In this workshop, we focused on DST methods, how DST works in practice as well as its benefits and challenges. This workshop introduced participants to a 7-step methodology developed by Story Center, US (Lambert, J., 2020, Berkeley, CA., USA). The 7-steps include owning your insights, owning your emotions, finding the moment, seeing your story, hearing your story, assembling your story, and sharing your story. As a CBPR method, DST can help to reach and elevate the voices of underrepresented populations and can be used as a tool to meaningfully engage populations who value storytelling as a way of knowing and understanding. It could also be used as a tool to understand what matters most to patients, to inform and personalize quantitative data, and as a powerful knowledge translation tool.

The workshop outline:

  1. Introduction to DST: including the 7-steps involved to develop a digital story (60 minutes)
  2. View and discuss the use of digital stories in health research (60 minutes)
  3. Group discussion: digital stories and patient-reported outcomes research (30 minutes)
  4. Group discussion: ethical considerations when using DST as a research method (30 minutes)


Learning Objectives

  1. Describe how Digital Storytelling supports efforts to capture patient experiences including those from under-represented populations.
  2. List and describe the 7 steps involved in the Digital Storytelling method.
  3. Describe how Digital Storytelling can be applied in person-centered outcomes research.


  • Sandra Zelinsky, University of Calgary, Calgary, Alberta, Canada
  • Maria Santana, PhD, University of Calgary, Calgary, Alberta, Canada
  • Danielle Lavallee, PhD, British Columbia Academic Health Science Network, Vancouver, British Columbia, Canada
  • Sadia Ahmed, Masters, University of Calgary, Calgary, Alberta, Canada

Workshop 8: PROM data visualization in the clinical setting: what do clinicians need to see?

Workshop level: Basic


Workshop Goals:

Regardless of whether patient-reported outcome measure (PROM) data is collected via app or integrated into the electronic health record, the numeric results must be transformed into a format that is easy to read and interpret for busy clinicians and their patients. The workshop goals were to present and discuss examples and best practices for visualizing PROM data in the context of clinical care.

Intended Audience

Clinicians, clinical informaticists, clinical researchers, implementation scientists


Session 1: Data visualization for clinical PROM interpretation: an overview – 30 min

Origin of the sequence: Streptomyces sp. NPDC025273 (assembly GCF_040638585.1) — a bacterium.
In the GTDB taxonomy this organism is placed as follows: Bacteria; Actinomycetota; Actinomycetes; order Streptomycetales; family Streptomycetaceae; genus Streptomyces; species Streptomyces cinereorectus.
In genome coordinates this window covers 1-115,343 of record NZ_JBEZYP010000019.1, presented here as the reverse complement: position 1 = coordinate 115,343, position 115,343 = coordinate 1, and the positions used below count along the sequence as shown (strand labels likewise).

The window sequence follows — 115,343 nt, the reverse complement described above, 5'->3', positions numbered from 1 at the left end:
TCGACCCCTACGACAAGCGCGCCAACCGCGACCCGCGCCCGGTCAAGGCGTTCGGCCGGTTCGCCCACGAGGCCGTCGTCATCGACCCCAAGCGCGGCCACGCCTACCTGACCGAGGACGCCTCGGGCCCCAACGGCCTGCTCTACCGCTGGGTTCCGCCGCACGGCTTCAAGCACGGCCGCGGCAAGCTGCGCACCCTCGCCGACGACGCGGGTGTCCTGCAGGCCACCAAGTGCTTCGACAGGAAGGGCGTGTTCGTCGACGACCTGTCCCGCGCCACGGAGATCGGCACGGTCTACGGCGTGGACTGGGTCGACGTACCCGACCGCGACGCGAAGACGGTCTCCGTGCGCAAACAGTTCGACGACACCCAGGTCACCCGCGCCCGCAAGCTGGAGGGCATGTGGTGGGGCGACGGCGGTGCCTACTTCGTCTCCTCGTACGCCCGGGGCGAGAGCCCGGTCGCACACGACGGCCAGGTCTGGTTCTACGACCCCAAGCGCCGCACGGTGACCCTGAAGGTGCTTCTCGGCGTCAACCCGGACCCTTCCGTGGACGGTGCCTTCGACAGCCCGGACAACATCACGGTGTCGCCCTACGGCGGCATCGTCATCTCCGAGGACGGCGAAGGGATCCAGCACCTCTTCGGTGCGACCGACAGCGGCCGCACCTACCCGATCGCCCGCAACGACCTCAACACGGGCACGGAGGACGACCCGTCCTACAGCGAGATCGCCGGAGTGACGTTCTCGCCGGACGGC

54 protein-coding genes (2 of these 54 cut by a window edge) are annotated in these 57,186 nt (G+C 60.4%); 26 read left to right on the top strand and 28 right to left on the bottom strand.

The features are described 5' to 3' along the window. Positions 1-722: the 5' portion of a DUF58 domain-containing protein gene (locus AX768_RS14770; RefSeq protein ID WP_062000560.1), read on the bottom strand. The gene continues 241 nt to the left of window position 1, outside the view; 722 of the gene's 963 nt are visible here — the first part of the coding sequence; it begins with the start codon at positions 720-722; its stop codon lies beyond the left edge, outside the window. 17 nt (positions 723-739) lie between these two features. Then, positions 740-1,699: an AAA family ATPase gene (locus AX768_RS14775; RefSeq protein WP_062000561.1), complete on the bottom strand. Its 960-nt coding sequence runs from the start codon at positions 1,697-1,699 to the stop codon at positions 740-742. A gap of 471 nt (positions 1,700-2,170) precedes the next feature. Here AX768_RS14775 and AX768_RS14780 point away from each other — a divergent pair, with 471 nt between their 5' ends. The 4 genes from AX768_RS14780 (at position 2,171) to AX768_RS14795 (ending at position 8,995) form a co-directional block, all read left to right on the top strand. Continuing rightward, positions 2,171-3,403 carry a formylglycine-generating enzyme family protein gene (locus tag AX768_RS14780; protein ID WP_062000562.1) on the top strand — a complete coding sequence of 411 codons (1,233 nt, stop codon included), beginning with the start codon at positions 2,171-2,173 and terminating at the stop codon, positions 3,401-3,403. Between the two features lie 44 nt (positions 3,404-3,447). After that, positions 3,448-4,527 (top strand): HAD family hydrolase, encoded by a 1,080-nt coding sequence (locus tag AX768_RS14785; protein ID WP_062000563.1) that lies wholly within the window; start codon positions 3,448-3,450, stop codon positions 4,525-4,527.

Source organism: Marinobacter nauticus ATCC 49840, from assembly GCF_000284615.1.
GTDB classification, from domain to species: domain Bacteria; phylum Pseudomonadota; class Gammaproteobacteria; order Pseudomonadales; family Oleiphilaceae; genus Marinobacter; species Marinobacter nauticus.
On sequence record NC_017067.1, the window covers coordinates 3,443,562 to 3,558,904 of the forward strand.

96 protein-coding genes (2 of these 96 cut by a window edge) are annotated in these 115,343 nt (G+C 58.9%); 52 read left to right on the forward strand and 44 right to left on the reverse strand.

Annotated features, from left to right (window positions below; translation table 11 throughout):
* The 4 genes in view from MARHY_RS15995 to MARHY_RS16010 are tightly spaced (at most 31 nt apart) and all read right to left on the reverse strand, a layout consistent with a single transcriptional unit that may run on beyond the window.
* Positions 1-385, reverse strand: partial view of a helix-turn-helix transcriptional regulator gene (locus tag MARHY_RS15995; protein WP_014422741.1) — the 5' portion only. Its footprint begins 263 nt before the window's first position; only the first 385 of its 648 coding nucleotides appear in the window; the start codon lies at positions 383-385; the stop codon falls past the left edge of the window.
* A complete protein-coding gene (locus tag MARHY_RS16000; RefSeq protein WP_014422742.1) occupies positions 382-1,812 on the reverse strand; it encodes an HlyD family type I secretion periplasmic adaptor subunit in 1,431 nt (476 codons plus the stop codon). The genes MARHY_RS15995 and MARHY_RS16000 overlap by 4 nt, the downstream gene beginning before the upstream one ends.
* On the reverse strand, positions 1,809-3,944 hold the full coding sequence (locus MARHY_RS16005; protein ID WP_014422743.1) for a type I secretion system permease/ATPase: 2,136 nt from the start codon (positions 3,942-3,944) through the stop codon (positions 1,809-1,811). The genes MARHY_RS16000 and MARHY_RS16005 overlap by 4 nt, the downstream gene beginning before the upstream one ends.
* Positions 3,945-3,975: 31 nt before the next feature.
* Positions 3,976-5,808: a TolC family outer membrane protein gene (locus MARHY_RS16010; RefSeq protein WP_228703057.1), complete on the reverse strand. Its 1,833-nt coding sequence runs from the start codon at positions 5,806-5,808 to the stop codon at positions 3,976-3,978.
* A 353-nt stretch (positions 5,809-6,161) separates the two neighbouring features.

Abi Williams, Adelphi Values, Boston, United States

  • This session highlighted the data visualization research and applications that have been developed to help clinicians interpret results.

Session 2: Real-world application in the clinical setting – 30 min
Galina Velikova, MD PhD FRCP, University of Leeds, Leeds, United Kingdom

  • The presenter provided examples of how clinicians use data visualization to interpret patient-reported outcomes in a setting where there is routine collection of PROMs allowing for visualization of symptom trends over time and aggregate data assessment.

Session 3: Recommendations for PRO data visualization – 30 min
Claire Snyder, PhD, Johns Hopkins University, Baltimore, United States

  • Dr. Snyder reviewed research findings regarding differences in accuracy of interpretation and ratings of clarity across different PROM data display formats. She then described how this evidence base informed development of recommendations for PROM data display and how these recommendations meet stakeholders’ needs.

Sessions 1-3 Q&A – 15 min
Session 4: Interactive computer demonstration – 30 min
Ethan Arenson, MA MS, Adelphi Values, Boston, United States

  • Using a demo computer application, participants entered responses for a hypothetical patient and viewed a dashboard with visuals to interpret results.

Session 5: What works for clinicians? A discussion panel – 45 min
Panel: Angela Wolff, PhD RN, Trinity Western University, Langley, BC, Canada; Saied Shahraz, ICON PLC, Dublin, Ireland
Moderator: Emily Henkle, PhD MPH, OHSU-PSU SPH, Portland, United States

  • This panel facilitated by researchers focusing on implementation, end-user needs, and clinical informatics invited participants to discuss data visualization methods that have helped with the interpretation of PROM results and enabled their use to meaningfully guide patient care.


Learning Objectives

  1. To learn about different approaches for visualizing patient-reported outcome measure (PROM) results for clinical interpretations.
  2. To understand evidence-based recommendations for presenting PROM data.
  3. To discuss ways data visualization can improve the interpretation of PROMs in the clinical setting.


  • Emily Henkle, PhD MPH, OHSU-PSU School of Public Health, Portland, United States
  • Ethan Arenson, MA MS, Adelphi Values, Boston, United States

Additional Workshop Speakers:

  • Abi Williams, Adelphi Values, Boston, United States
  • Claire Snyder, PhD, Johns Hopkins University, Baltimore, United States
  • Angela Wolff, PhD RN, Trinity Western University, Langley, BC, Canada
  • Saied Shahraz, ICON PLC, Dublin, Ireland


Roundtable 1A: How can PROMs and PREMs enable the integration of person-centred care practices?